The three counties have turned to using their reserves to make ends meet, Wagner said. The reserve levels have fallen and the agencies’ ratings have followed suit. Nassau is rated A by Fitch and A-plus by S&P. Suffolk is rated A by Fitch and A-plus by S&P. Rockland is rated BBB-minus by S&P.
All three counties in recent years have extensively used revenue anticipation notes to get through their fiscal years, another credit negative in the agencies’ view.
With increased borrowing has come increased debt service payments, Wagner said. Labor and pension costs have generally increased, said S&P associate director Lindsay Wilhelm.
Nassau and Suffolk have enormous police forces that are “princely paid,” said senior fellow E. J. McMahon of the Empire Center for New York State Policy, an arm of the libertarian-right leaning Manhattan Institute think tank.
At the start of the recession, the state and federal government provided financial aid to the counties, Fitch director Eric Friedman said. They have since pulled back on this aid and this helps to explain the recession’s lingering impact on the counties, he said.
While all three counties share some problems, they also have a few differences. Nassau County’s problems are long-standing. In 2000, the state created the Nassau County Interim Finance Authority to help guide the county through its problems, and the control board remains in place.
Nassau has had a long running problem with tax protests, McMahon said. Commercial property owners have frequently and successfully challenged assessments. Around 2000 it started issuing bonds to pay off the judgments.
The county now has $1 billion outstanding debt connected to those tax certiorari judgments alone, McMahon said, and $330 million in pending judgments that the Nassau County Interim Finance Authority refuses to bond.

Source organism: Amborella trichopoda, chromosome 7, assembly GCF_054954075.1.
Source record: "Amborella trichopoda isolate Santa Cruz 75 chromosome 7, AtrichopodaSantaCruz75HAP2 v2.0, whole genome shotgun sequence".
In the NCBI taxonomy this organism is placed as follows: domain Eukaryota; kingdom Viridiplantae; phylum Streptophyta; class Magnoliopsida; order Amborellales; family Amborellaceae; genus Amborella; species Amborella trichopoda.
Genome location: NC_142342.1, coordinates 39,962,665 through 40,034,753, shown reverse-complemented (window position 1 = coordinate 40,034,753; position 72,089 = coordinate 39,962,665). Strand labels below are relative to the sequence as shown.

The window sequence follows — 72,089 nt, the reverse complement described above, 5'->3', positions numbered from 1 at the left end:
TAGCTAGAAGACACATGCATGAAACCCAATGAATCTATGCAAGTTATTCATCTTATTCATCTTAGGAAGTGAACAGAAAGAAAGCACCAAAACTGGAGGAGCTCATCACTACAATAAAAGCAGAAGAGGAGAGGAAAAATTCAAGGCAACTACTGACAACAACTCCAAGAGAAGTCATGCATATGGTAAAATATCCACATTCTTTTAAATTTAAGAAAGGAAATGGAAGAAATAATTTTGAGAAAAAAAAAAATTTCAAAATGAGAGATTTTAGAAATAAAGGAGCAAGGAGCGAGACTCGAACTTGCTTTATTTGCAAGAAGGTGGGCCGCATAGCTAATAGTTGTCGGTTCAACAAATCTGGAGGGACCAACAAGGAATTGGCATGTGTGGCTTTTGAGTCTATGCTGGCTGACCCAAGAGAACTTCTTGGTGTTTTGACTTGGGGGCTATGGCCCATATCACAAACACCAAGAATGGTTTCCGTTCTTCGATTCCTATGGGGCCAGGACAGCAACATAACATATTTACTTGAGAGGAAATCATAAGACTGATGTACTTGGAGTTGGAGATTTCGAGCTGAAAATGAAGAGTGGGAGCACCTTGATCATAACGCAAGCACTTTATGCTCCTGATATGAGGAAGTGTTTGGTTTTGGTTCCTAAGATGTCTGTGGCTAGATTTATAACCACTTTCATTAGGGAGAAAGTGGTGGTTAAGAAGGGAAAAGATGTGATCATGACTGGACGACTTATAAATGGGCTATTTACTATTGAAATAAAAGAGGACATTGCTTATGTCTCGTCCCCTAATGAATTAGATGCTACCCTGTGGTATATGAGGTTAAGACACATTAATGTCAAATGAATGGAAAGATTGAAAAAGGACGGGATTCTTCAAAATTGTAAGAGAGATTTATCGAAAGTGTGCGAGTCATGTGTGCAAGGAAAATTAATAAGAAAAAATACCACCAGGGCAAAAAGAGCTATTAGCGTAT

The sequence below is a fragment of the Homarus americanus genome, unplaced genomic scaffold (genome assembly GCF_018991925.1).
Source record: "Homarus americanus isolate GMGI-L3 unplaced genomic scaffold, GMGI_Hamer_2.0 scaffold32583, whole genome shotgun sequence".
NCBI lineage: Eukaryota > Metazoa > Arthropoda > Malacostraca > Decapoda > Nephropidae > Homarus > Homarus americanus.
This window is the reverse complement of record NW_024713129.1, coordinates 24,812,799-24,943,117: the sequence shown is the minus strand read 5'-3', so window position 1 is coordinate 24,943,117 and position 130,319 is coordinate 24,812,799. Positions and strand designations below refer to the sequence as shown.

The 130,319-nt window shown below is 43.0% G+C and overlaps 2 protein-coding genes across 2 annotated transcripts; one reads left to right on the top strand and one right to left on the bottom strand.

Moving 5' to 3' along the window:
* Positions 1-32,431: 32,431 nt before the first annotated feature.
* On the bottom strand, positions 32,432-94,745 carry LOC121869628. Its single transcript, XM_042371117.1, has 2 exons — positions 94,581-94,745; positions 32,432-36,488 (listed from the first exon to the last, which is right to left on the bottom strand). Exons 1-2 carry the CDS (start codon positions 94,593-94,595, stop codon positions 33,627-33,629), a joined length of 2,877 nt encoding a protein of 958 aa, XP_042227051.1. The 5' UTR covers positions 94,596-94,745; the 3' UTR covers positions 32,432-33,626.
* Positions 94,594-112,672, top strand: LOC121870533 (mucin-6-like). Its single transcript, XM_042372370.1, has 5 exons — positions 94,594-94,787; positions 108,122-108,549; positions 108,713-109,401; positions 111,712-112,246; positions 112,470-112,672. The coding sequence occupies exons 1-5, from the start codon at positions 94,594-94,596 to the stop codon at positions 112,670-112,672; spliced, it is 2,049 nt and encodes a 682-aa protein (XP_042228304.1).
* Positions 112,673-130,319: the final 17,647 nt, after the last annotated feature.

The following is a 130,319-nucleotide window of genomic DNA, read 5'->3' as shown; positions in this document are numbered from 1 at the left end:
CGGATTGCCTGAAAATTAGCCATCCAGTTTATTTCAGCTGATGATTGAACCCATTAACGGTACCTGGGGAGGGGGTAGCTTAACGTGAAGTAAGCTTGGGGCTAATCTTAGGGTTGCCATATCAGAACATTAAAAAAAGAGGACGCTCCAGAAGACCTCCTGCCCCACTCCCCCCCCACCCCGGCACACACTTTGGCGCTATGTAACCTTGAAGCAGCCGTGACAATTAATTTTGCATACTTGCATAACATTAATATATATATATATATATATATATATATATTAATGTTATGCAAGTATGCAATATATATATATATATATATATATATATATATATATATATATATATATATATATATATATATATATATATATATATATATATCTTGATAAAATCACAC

Since January 2011 NIFA has had control over Nassau County’s borrowing. Poor relations between NIFA, the county legislature and the county administration are a credit negative for the county, Wagner wrote.
The county faces substantial liabilities if tax refund and wage freeze suits are ultimately decided against it, Wagner said.
In the last two to three years Suffolk County government has made no major effort to increase revenues, Weber said.
Suffolk’s two major non-recurring items in its 2013 budget are the sale of a nursing home and the sale/leaseback of county owned buildings. Recently it has decided that it will not sell the nursing home, thereby losing $12 million that the budget had assumed. However, patients are expected to be moved out of the home by June. This should save the county $8-$10 million a year in the future, Weber wrote.
The county is waiting for state approval of the sale/leaseback of county buildings. Without the approval the budget would take a $70 million hit, Wagner wrote.
Rockland County has been losing money on a nursing home for several years, Weber said. To improve the county’s finances, it must either sell it or balance its finances, he said.